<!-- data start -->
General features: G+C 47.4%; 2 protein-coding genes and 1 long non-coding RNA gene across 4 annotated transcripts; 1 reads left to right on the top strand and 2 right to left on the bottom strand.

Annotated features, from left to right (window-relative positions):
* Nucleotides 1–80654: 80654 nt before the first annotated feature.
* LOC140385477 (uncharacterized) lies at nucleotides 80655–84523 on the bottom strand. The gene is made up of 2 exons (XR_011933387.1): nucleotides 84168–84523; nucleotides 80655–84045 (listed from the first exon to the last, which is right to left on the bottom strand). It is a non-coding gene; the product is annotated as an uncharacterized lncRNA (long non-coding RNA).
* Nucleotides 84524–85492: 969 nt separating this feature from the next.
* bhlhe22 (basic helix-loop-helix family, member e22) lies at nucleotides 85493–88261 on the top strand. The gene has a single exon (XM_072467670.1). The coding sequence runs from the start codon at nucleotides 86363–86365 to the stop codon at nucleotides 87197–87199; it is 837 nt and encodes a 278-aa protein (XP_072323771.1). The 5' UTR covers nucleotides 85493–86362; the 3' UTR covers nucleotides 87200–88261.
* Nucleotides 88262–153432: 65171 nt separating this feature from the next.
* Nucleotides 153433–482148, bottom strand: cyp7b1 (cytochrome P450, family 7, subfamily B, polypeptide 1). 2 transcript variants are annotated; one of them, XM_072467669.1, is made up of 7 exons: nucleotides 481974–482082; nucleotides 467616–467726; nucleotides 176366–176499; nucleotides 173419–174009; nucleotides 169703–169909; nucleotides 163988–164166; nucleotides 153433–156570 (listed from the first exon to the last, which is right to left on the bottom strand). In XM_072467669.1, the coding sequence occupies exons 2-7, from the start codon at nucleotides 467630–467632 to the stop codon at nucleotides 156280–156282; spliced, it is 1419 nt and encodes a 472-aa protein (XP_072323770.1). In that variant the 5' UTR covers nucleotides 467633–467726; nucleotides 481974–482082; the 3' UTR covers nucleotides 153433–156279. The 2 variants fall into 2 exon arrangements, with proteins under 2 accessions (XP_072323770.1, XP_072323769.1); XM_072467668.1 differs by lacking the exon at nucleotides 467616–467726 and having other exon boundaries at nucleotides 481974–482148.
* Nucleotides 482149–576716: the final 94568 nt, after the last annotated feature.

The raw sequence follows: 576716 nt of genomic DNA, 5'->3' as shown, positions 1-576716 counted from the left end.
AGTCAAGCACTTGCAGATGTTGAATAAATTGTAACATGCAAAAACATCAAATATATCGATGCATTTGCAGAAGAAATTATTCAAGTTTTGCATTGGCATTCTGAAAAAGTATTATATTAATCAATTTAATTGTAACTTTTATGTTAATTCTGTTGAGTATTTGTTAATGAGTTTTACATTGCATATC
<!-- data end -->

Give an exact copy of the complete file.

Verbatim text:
General features: G+C 47.4%; 2 protein-coding genes and 1 long non-coding RNA gene across 4 annotated transcripts; 1 reads left to right on the top strand and 2 right to left on the bottom strand.

Annotated features, from left to right (window-relative positions):
* Nucleotides 1–80654: 80654 nt before the first annotated feature.
* LOC140385477 (uncharacterized) lies at nucleotides 80655–84523 on the bottom strand. The gene is made up of 2 exons (XR_011933387.1): nucleotides 84168–84523; nucleotides 80655–84045 (listed from the first exon to the last, which is right to left on the bottom strand). It is a non-coding gene; the product is annotated as an uncharacterized lncRNA (long non-coding RNA).
* Nucleotides 84524–85492: 969 nt separating this feature from the next.
* bhlhe22 (basic helix-loop-helix family, member e22) lies at nucleotides 85493–88261 on the top strand. The gene has a single exon (XM_072467670.1). The coding sequence runs from the start codon at nucleotides 86363–86365 to the stop codon at nucleotides 87197–87199; it is 837 nt and encodes a 278-aa protein (XP_072323771.1). The 5' UTR covers nucleotides 85493–86362; the 3' UTR covers nucleotides 87200–88261.
* Nucleotides 88262–153432: 65171 nt separating this feature from the next.
* Nucleotides 153433–482148, bottom strand: cyp7b1 (cytochrome P450, family 7, subfamily B, polypeptide 1). 2 transcript variants are annotated; one of them, XM_072467669.1, is made up of 7 exons: nucleotides 481974–482082; nucleotides 467616–467726; nucleotides 176366–176499; nucleotides 173419–174009; nucleotides 169703–169909; nucleotides 163988–164166; nucleotides 153433–156570 (listed from the first exon to the last, which is right to left on the bottom strand). In XM_072467669.1, the coding sequence occupies exons 2-7, from the start codon at nucleotides 467630–467632 to the stop codon at nucleotides 156280–156282; spliced, it is 1419 nt and encodes a 472-aa protein (XP_072323770.1). In that variant the 5' UTR covers nucleotides 467633–467726; nucleotides 481974–482082; the 3' UTR covers nucleotides 153433–156279. The 2 variants fall into 2 exon arrangements, with proteins under 2 accessions (XP_072323770.1, XP_072323769.1); XM_072467668.1 differs by lacking the exon at nucleotides 467616–467726 and having other exon boundaries at nucleotides 481974–482148.
* Nucleotides 482149–576716: the final 94568 nt, after the last annotated feature.

The raw sequence follows: 576716 nt of genomic DNA, 5'->3' as shown, positions 1-576716 counted from the left end.
AGTCAAGCACTTGCAGATGTTGAATAAATTGTAACATGCAAAAACATCAAATATATCGATGCATTTGCAGAAGAAATTATTCAAGTTTTGCATTGGCATTCTGAAAAAGTATTATATTAATCAATTTAATTGTAACTTTTATGTTAATTCTGTTGAGTATTTGTTAATGAGTTTTACATTGCATATC